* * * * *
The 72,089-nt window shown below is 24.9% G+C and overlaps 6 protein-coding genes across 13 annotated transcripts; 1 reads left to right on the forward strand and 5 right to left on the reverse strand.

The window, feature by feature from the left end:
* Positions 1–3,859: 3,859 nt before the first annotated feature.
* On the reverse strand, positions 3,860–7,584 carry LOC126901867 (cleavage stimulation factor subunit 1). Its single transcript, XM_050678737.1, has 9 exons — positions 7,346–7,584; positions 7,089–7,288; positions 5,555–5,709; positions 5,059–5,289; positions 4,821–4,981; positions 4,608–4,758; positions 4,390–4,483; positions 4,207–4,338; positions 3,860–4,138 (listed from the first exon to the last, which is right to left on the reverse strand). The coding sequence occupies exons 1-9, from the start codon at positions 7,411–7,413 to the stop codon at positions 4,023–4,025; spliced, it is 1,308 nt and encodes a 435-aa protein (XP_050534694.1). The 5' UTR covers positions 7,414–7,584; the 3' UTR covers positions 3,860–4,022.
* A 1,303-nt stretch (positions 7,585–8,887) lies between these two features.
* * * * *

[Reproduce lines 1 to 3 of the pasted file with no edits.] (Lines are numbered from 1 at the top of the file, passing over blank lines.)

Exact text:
The 72,089-nt window shown below is 24.9% G+C and overlaps 6 protein-coding genes across 13 annotated transcripts; 1 reads left to right on the forward strand and 5 right to left on the reverse strand.

The window, feature by feature from the left end:
* Positions 1–3,859: 3,859 nt before the first annotated feature.